Disney Lets It Go

Posted on Sep 23 2015 - 4:42pm by My Little Villagers

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The Disney Store is trying something new this Halloween. Instead of categorizing their Halloween costumes by gender like they usually do, they are combining all of their costumes for children in one category: Kids. Instead of seeing all of the Disney princess dresses together, they are going to be mixed with Marvel superheroes suits. “Are you looking for that shimmery green Tinker Bell dress, sweetie? It’s right over there, next to the cool Spider-Man suit. Have a magical day!” I know what Disney is trying to do and I commend them for it.  They are trying not to stereotype and that is great, but if you want my two cents, it won’t make a difference. Little girls already know the princess dresses are for girls and little boys know the superhero suits are for boys. Mixing them up won’t matter. Little girls also know that they are allowed to cross over and browse the boy costumes. What about the little boys though? Are they allowed to cross over too?

In our society, if a little girl wants a costume that is geared toward a boy, like Captain America for example, her parents will not only buy it for her, they will be proud of her for making that selection (especially her dad). When the little girl goes trick-or-treating in her Captain America costume, people will look at her and say things like, “Good for her!” and “You go, girl!” Now let’s reverse the roles, shall we? If a little boy wants a costume that is geared toward a girl, like Rapunzel for example, do you think his parents are going to buy the costume for him? Do you think his parents are going to be proud of him for wanting to be a princess for Halloween? Although Rapunzel is strong, heroic, and honorable just like Captain America, most parents won’t buy the Rapunzel costume for their son. Even the parents that don’t have a problem letting their son play with dolls may refrain from buying the costume.  Although they may support their son, they know how judgmental and cruel our society can be. Instead of hearing positive things like, “Good for him!” and “You go, boy!” while the little boy is trick-or-treating, he will most likely only get weird looks, snickers, and whispers behind his back.

Stores like the Disney Store and Target are giving children the freedom to wear whatever they want. No more “boy” clothes. No more “girl” clothes. Just “kid” clothes is what they’re aiming for. While I do like the concept of not stereotyping, I just don’t think it is necessary when it comes to children’s clothes. What these stores fail to realize is that children have always had the freedom to wear whatever they want. I have a daughter who is a bit of a tomboy. I have gone into the boys section at Kohl’s and bought her Buzz Lightyear pajamas. I even bought my daughter boys Batman underwear, because they didn’t have any in the girls section and that’s what she wanted. I wasn’t afraid to buy my daughter boy clothes and she didn’t care that the clothes were from the boy section either. Again, let’s reverse the roles. I have a nephew who loves Ariel. While my brother and his wife do respect their son’s love for the little mermaid and have bought him Ariel toys, they will never go into the girls section and buy him an Ariel shirt. They are great parents and they love their son dearly, but they know if he wears a shirt geared toward girls, he is going to get teased by his friends and given weird looks by adults.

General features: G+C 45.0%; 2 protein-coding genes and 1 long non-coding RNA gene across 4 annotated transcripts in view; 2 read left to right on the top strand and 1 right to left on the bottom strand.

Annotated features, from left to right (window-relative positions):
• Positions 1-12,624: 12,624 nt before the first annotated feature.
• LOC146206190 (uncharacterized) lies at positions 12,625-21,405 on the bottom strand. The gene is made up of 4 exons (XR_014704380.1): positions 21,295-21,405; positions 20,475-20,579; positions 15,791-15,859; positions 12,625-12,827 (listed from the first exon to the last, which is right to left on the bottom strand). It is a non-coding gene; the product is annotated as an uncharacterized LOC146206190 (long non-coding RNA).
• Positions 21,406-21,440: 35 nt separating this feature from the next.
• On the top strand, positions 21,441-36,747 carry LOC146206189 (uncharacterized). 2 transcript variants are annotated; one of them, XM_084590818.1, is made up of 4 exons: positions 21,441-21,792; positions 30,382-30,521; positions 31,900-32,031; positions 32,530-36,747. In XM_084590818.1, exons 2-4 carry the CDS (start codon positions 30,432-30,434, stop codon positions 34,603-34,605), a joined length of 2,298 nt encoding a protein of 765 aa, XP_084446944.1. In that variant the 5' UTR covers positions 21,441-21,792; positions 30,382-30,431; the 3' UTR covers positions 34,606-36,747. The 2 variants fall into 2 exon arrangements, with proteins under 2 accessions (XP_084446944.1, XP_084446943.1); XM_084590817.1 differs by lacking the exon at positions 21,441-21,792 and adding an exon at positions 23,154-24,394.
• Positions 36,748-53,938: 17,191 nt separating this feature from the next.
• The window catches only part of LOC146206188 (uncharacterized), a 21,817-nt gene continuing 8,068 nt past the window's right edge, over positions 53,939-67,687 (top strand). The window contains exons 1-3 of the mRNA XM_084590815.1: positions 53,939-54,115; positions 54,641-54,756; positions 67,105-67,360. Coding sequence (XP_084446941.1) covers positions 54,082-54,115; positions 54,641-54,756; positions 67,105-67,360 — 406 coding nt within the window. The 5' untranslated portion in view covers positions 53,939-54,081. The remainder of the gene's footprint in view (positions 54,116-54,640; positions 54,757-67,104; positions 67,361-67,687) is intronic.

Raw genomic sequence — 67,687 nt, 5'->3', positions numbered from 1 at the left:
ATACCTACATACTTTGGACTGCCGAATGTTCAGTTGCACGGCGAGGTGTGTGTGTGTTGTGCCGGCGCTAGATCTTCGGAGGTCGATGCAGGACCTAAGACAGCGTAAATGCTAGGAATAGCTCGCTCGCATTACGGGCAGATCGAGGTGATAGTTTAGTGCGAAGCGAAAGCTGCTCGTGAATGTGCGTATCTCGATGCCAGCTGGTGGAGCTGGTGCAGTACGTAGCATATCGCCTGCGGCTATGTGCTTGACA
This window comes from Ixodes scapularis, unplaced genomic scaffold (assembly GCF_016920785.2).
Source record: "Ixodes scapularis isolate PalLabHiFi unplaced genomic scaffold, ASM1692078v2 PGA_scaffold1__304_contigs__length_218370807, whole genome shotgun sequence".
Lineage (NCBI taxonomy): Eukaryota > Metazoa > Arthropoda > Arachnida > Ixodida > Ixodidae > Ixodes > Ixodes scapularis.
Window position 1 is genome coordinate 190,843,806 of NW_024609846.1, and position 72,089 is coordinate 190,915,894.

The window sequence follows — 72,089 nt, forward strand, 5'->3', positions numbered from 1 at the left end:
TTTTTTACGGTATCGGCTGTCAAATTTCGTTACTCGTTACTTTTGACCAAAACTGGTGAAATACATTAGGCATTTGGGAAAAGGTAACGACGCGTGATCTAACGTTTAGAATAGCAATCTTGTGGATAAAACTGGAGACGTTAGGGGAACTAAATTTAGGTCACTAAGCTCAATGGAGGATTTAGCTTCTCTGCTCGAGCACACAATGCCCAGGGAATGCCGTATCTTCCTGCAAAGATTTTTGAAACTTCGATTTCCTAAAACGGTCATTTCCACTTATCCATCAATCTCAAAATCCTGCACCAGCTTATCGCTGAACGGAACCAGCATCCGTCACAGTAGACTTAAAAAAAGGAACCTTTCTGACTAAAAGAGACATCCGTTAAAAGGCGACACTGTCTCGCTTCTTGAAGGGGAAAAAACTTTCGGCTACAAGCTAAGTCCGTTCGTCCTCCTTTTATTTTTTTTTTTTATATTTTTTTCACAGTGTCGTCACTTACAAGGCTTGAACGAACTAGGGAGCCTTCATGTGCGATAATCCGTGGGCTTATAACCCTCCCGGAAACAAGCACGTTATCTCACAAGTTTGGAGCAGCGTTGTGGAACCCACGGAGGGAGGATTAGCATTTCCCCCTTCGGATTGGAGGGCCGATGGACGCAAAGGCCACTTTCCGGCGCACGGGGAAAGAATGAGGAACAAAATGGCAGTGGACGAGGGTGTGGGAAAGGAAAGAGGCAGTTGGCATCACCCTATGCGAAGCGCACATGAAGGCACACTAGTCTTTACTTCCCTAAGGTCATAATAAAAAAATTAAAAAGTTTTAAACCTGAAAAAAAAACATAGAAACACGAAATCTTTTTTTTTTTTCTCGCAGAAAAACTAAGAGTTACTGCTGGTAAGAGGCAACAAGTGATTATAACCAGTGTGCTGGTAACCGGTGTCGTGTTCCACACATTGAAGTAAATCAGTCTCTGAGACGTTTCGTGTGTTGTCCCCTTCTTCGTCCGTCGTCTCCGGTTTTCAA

It just doesn’t seem fair, does it? We often tell our kids that as long as they put their mind to it, they can do anything and be anything they want. Well, what if your son wants to be Merida for Halloween this year? Were you telling him the truth when you said he can be anything he wants? Some parents can get a little weird about their sons wanting to do “girly” things, like paint their nails, play with dolls, or play dress up. Some parents think, “Why does my son want to wear a dress? Does that mean he is gay? Am I encouraging him to be gay by letting him wear a dress?” The truth of the matter is your son probably wants to be Merida because he loves how independent and brave she is. He also thinks she is awesome at shooting her bow and arrow. Even if your son is gay, does it even matter? He is still the same sweet little boy you cradled in your arms those many years ago and whom you love more than anything. Let him be himself. That is the greatest gift you can give your child. What would be an even greater gift to our children is for our entire society to let children be themselves. Realistically though, I don’t see our children receiving this gift anytime soon unfortunately.

The Disney Store doesn’t need to combine boys and girls clothes into one section.  They can keep the boys and girls sections separate. Until society can learn to let people be themselves without judging them, what I propose is this and it is really quite simple: Disney needs to create boy clothes and costumes of characters both boys and girls like and they need to create girl clothes and costumes of characters both boys and girls like. Other companies are actually already starting to do this. For example, I saw a pink baby T-shirt with the Teenage Mutant Ninja Turtles on it in the girls section at Kohl’s (and yes, I bought the shirt for my daughter). It’s fantastic! It’s the best of both worlds. Girls can wear clothes that fit them properly while showing the world that they too love characters that society thinks only boys love. Unfortunately, I have yet to see a boy shirt with a character on it that society thinks is only loved by girls. I’m sure a little boy would love a cool muscle shirt of Elsa blasting Hans with ice, so get to it, Disney!


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